I don’t know how many times I have run across this issue. More often than not, it is when there is a selling broker involved, but it also sometimes occurs when the property is selling for itself. The most recent occurrence was just a few weeks ago.
Our client, a brand, was being pitched a proposal for a substantial amount. The issue was that the sponsorship property sellers did not know their assets. When we inquired about additional assets (specific to the property that we were aware of), the property representative was not aware of them. This rep was not green. She was not new to the property. And this was not rocket science. It was just a plain failure to understand her property to the fullest extent. Needless to say, we sent her back to the drawing board and suggested that she learn her inventory of assets.
If you, as a property, do not know your sponsorship property inside and out—every detail and option—you are not doing your job well when you are out selling. It is critical you know everything that you can, or in some cases cannot, sell. You need an inventory control system to ensure that you do not sell 20 hole sponsorships for a golf tournament. You need to understand that you can add another rink board to the deal or that, yes, your CEO will deliver a motivational talk at the brand’s sales conference as part of the deal. It is critical you know that your data base is confidential because it consists entirely of children under 18 and the sponsor cannot reach them directly…or that they can. You need to know that the program the sponsor is discussing at your event cannot be revised—that it must run the way it does…or that it can be adjusted.
When property representatives do not know these details, they cannot represent the property well. Money will be left behind or lost altogether. It is critical that every property has a comprehensive listing of all its saleable assets. Without a record or inventory, a sponsorship property is at a loss. They are behind the eight ball since they are unsure of their assets and must delay the negotiation. We conducted an inventory identification and valuation for a CFL team that had a list of 75 assets to sell “in their inventory.” When we completed our work, they had over 400 identified and saleable assets.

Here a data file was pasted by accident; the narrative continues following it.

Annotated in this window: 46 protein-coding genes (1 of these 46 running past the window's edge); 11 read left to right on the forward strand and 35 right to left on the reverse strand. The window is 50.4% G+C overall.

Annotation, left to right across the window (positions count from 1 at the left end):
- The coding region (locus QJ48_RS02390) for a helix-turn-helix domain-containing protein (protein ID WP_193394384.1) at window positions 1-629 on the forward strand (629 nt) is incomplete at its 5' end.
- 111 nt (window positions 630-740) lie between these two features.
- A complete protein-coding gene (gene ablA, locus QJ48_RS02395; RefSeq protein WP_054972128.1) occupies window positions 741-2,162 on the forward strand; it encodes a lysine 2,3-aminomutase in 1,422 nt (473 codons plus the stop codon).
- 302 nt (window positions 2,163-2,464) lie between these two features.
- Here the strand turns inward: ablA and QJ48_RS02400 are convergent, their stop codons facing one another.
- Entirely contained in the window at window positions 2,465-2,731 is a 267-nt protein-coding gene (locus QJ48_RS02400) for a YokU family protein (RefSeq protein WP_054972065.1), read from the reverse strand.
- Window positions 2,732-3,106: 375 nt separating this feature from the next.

They were able to move from under $1.2 million in sponsorship revenue to presently generating over $3 million. A child-focused charity client of ours grew from $50,000 to over $200,000 in annual sponsorship revenue once they were able to identify what they actually had to sell. It is like anything else in sales. If you don’t know what you have or what you can procure, you will not maximize revenue. And in the case of sponsorship and sport marketing, you will fail to maximize the opportunities and ROI for your brand sponsors.
If you want to be a successful sponsorship property and maximize revenues, determine what you have to sell before you hit the street. This goes both for properties that sell for themselves as well as those that hire sponsorship agencies and brokers to do their selling.
These are just one person’s thoughts. What experience have you had?